Sam Hauser, a transfer from Marquette who sat out last season per NCAA rules, played plenty of one-on-one against his brother, Joey, who also transferred out of Marquette to Michigan State, which coincidentally happens to be the Cavaliers’ opponent in the ACC-Big Ten Challenge.
Then there was Jay Huff, who entered the NBA draft pool, withdrew before the deadline and got married.
“We did it in person,” Huff, a fifth-year senior, said after first joking that he and his wife exchanged vows via FaceTime roughly seven weeks ago. “We went small ceremony and had family and friends there, and even then afterward we quarantined for a week away from the team just to make sure, get tested, everything like that.”
Virginia Coach Tony Bennett watched streaming video of the ceremony on Facebook. It was among the more pleasant diversions since the outbreak for the coach of the reigning national champions after the NCAA canceled last season’s tournament.
Bennett otherwise has conducted practices in groups of four in an effort to limit extended exposure indoors among the entire team, revealing several players tested positive and others on the staff, including managers, quarantined in line with contact tracing protocols.
The Cavaliers also have turned to their counterparts on the football team for a model of how best to ensure player and staff safety. Football players and staff went without a positive test during training camp and through the first game Sept. 26 against Duke, a 38-20 win.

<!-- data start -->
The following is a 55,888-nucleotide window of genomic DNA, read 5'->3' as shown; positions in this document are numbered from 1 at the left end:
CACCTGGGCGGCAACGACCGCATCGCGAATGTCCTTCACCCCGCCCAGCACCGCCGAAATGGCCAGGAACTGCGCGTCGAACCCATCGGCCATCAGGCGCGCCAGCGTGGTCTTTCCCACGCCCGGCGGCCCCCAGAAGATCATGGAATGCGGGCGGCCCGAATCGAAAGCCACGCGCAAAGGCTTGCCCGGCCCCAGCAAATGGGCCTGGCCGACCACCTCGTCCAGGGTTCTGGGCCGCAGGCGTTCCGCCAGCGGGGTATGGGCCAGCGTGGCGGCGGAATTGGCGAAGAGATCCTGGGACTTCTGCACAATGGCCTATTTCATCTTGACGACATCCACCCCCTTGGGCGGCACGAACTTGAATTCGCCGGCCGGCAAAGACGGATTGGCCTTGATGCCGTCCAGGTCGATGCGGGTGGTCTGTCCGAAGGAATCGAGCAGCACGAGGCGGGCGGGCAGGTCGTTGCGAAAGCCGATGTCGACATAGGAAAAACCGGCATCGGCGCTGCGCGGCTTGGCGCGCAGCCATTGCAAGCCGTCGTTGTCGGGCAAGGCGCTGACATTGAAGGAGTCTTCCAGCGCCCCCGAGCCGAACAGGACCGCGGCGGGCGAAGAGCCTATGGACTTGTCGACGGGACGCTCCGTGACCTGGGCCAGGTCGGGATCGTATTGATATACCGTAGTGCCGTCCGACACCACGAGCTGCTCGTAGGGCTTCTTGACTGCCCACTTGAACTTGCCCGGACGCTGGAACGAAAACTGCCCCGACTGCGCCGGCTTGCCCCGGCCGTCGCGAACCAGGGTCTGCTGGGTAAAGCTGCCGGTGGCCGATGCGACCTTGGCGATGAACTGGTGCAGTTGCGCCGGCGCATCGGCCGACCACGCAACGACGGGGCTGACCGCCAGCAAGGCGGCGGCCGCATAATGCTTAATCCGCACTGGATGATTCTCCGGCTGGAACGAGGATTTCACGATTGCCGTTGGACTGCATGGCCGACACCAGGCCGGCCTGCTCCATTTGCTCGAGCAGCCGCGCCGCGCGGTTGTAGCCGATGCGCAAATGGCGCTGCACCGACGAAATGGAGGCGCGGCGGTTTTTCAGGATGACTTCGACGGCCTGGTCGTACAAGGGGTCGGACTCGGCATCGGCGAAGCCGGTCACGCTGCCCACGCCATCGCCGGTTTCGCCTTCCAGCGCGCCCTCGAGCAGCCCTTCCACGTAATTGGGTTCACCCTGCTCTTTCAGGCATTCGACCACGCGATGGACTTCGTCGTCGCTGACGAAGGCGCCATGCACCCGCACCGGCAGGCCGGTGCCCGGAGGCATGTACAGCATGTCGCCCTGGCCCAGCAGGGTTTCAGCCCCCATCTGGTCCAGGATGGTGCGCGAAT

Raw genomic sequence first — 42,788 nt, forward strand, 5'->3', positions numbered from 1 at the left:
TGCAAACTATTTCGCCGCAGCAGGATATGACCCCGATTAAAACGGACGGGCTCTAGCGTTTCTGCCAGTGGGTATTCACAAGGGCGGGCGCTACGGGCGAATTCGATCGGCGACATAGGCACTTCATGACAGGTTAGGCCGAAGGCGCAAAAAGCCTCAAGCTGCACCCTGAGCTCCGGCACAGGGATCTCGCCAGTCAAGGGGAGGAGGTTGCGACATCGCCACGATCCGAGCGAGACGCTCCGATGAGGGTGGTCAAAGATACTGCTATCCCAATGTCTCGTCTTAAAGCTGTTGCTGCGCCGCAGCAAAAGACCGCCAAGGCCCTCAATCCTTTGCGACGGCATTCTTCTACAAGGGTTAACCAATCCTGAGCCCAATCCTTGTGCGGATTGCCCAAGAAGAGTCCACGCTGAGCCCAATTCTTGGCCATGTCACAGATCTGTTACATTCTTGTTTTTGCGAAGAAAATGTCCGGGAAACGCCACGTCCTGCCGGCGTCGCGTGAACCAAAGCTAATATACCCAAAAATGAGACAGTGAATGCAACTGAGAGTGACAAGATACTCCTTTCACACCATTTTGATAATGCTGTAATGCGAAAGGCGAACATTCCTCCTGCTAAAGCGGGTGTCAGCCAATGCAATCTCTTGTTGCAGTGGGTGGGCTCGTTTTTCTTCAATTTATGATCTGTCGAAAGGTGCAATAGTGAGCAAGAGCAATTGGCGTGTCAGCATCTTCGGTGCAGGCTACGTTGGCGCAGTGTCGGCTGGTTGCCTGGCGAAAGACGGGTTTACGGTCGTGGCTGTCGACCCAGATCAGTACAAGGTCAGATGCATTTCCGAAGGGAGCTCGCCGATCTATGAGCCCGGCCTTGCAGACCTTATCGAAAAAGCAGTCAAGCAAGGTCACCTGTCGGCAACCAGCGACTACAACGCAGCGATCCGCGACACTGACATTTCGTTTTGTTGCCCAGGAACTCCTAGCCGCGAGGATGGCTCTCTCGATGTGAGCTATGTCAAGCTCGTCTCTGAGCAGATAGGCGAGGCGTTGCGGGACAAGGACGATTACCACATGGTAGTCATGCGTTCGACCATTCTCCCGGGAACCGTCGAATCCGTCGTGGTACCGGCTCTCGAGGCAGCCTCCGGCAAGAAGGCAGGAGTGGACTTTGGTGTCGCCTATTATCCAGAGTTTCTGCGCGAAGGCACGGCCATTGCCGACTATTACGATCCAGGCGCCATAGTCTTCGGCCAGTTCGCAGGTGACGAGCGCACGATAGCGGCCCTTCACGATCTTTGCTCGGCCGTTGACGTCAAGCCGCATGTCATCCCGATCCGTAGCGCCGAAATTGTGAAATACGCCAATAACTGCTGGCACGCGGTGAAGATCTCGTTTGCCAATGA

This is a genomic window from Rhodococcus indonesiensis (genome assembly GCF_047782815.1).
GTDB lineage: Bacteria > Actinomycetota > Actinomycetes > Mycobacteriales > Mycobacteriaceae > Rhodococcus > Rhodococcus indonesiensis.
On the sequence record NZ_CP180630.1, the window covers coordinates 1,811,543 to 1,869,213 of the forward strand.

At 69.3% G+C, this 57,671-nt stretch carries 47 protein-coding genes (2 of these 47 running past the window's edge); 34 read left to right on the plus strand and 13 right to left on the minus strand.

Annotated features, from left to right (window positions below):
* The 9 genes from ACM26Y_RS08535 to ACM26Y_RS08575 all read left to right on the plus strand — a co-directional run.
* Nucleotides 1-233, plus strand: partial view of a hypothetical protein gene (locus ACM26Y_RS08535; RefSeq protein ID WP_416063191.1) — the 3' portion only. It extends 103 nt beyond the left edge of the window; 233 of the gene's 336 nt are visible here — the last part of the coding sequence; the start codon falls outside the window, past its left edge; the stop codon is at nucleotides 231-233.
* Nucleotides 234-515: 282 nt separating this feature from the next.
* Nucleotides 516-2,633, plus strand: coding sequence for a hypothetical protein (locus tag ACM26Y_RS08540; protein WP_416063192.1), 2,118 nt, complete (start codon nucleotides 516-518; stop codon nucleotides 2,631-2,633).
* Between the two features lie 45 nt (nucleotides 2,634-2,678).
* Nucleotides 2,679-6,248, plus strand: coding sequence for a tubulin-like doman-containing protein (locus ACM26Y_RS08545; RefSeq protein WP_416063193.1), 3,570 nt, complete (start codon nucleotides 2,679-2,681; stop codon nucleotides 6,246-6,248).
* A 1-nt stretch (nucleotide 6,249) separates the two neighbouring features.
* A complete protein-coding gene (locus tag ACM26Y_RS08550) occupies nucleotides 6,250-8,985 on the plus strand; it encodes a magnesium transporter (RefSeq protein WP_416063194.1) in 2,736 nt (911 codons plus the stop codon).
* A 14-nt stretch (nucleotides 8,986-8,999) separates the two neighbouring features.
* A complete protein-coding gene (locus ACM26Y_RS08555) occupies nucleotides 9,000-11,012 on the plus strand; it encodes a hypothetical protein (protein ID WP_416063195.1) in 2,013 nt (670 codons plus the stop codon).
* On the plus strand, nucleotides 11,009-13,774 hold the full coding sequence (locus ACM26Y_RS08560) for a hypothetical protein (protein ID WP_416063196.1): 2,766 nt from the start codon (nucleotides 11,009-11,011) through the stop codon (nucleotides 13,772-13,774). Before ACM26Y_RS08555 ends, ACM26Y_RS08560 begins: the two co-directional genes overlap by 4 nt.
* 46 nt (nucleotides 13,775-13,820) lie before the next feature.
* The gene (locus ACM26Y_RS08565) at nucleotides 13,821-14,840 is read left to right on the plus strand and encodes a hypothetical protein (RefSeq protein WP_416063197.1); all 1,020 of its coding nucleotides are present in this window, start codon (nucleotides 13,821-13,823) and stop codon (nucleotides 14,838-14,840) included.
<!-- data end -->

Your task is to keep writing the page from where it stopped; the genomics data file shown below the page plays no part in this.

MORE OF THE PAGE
It had seven players unavailable, none starters, for the next game, a 41-23 loss to then-No. 1 Clemson. Other ACC football programs, such as Virginia Tech, North Carolina State and Louisville, have played with substantially compromised rosters or postponed games entirely.
A spate of positive tests for a college basketball team is far more impactful given its maximum roster size of 15 as opposed to 85 scholarship players in major college football.
“I’ve talked to a couple guys in my year, juniors,” Clark said of friends on the football team. “We know it’s difficult. It’s going to be hard. I know they’re itching to go see people, just like regular students, but you’ve got to make sacrifices in order to do what you want to do.”
The Cavaliers, ranked fourth in the Associated Press preseason top 25, closed last season playing some of the best basketball in the country, winning eight in a row and 11 of 12. In typical Virginia fashion under Bennett, only three of those victories came by more than one possession.
Its last game was a 57-54 win against Louisville on senior day at John Paul Jones Arena in which Clark had 18 points, five assists and five rebounds. Huff sealed the triumph by blocking a shot in the final minute that could have given the Cardinals the lead.
Virginia secured the No. 2 seed in the ACC tournament, and it was scheduled to face seventh-seeded Notre Dame — the Cavaliers won the only regular season meeting between the teams, 50-49 — in the quarterfinals.
The ACC conducted the opening rounds with fans packed inside Greensboro Coliseum before deciding to play without spectators. Officials canceled the tournament the next day, awarding the ACC title to Florida State, which finished first in the regular season.
The Cavaliers are scheduled to begin this season Nov. 25 against Maine in the Bubbleville Pod One tournament at Mohegan Sun Arena in Uncasville, Conn. They also play Florida in the same event the day after Thanksgiving.
“I think for some of the returners, I hope there is some carry-over because they were playing good basketball, but you do have a different team,” Bennett said. “For the guys that played last year, there’s obviously that desire and realizing they were on a roll, and then the season got cut short. There’s an excitement for that.”
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